NASA continues tracking Tropical Cyclone Harold's excessive rainfall
powerful Tropical Cyclone Harold from the Solomon Islands to the island of Tonga in the South Pacific.
Money can't buy love -- or friendship
While researchers have suggested that individuals who base their self-worth on their financial success often feel lonely in everyday life, a newly published study by the University at Buffalo and Harvard Business School has taken initial steps to better understand why this link exists.
Call to action: Traditional, complementary and integrative health COVID-19 support registry
The new, global Traditional, Complementary and Integrative Health and Medicine (TCIHM) COVID-19 Support Registry aims to capture key information on the case, treatment/supportive care, and outcome variables related to the use of integrative health products and practices in patients in response to the COVID-19 pandemic.
Hormone produced in starved leaves stimulates roots to take up nitrogen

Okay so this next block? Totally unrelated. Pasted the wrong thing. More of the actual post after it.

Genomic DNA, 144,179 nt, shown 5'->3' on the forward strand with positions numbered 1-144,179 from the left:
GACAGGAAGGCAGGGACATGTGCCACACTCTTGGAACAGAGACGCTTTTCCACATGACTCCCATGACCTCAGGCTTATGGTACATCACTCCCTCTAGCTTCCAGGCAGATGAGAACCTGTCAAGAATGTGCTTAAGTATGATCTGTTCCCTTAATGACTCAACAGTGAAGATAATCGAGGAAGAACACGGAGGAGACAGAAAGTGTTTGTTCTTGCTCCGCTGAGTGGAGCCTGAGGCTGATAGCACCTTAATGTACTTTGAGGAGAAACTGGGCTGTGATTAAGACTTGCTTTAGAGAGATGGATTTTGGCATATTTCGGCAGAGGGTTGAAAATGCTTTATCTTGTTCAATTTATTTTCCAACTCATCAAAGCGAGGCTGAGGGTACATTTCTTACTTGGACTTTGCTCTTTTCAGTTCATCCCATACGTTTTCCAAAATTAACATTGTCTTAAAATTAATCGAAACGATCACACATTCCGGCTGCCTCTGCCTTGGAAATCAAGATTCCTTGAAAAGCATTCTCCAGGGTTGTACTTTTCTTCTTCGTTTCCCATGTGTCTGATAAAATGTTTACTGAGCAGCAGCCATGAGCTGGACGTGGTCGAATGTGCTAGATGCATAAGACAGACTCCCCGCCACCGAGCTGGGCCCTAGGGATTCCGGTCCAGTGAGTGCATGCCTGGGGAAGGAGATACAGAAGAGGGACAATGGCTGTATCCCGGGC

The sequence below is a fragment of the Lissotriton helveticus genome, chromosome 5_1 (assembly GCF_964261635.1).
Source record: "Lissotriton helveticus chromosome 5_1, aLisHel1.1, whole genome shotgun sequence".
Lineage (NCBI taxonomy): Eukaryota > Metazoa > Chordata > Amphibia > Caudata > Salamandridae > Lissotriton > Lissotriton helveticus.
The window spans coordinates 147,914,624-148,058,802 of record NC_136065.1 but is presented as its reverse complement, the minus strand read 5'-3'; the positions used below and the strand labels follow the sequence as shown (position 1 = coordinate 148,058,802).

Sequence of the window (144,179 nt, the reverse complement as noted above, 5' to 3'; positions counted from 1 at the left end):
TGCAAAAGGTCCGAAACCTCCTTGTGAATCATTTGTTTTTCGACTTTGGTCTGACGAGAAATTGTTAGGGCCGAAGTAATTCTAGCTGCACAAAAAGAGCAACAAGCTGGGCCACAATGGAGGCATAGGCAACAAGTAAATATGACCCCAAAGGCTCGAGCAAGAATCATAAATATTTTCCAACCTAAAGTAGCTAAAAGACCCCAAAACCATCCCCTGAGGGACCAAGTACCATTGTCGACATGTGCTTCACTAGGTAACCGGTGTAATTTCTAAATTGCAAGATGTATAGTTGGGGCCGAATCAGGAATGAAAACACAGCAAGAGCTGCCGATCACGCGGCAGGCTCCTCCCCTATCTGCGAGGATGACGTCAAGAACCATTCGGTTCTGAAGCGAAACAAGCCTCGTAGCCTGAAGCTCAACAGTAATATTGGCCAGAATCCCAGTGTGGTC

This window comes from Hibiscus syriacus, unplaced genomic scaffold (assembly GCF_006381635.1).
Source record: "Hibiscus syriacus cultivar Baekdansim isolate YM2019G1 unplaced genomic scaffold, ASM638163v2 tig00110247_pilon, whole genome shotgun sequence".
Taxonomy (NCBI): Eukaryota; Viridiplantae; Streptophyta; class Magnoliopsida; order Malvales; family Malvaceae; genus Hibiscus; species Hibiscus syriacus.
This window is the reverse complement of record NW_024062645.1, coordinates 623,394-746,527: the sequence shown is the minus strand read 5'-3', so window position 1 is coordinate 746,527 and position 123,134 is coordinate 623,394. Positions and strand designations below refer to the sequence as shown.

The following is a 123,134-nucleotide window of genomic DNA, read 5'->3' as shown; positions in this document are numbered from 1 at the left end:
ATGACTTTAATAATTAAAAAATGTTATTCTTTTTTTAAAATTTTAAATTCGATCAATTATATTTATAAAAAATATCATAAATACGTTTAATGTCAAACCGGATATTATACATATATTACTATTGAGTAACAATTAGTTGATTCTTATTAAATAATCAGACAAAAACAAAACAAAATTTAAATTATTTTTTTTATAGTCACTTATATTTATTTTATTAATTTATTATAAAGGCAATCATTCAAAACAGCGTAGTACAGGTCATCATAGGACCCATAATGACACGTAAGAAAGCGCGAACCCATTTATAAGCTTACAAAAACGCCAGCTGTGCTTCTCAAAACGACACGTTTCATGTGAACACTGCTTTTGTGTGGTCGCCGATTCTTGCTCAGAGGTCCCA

A new study at Nagoya University has highlighted the extraordinary ability of plants to communicate between their shoots and roots to prevent starvation.
Measuring the wind speed on a brown dwarf
Strong winds blow high in the atmosphere of the brown dwarf 2MASS J1047+21, according to a new study, which presents a simple method to deduce the windspeed in other brown dwarf atmospheres, too.
Canada lynx disappearing from Washington state
Canada lynx are losing ground in Washington state, even as federal officials are taking steps to remove the species' threatened status under the Endangered Species Act.
New coronavirus (SARS-CoV-2) mapped out
IBS scientists report a high resolution gene and reveal many viral RNAs with unknown functions and modifications.
Sweet as: The science of how diet can change the way sugar tastes
Researchers at the University of Sydney have discovered the basic science of how sweet taste perception is fine-tuned in response to different diets.
Marijuana withdrawal symptoms among regular users who quit
This study combined the results of 47 studies with 23,000 participants to estimate how common cannabis withdrawal syndrome (symptoms include irritability, nervousness or anxiety, depression and headache) is among individuals who stop regular use.
Alarming abusive head trauma revealed in computational simulation impact study
Abusive head trauma (AHT), like that of Shaken Baby Syndrome, is the leading cause of fatal brain injuries in children under two.
Now metal surfaces can be instant bacteria killers
Purdue University engineers have created a laser treatment method that could potentially turn any metal surface into a rapid bacteria killer -- just by giving the metal's surface a different texture.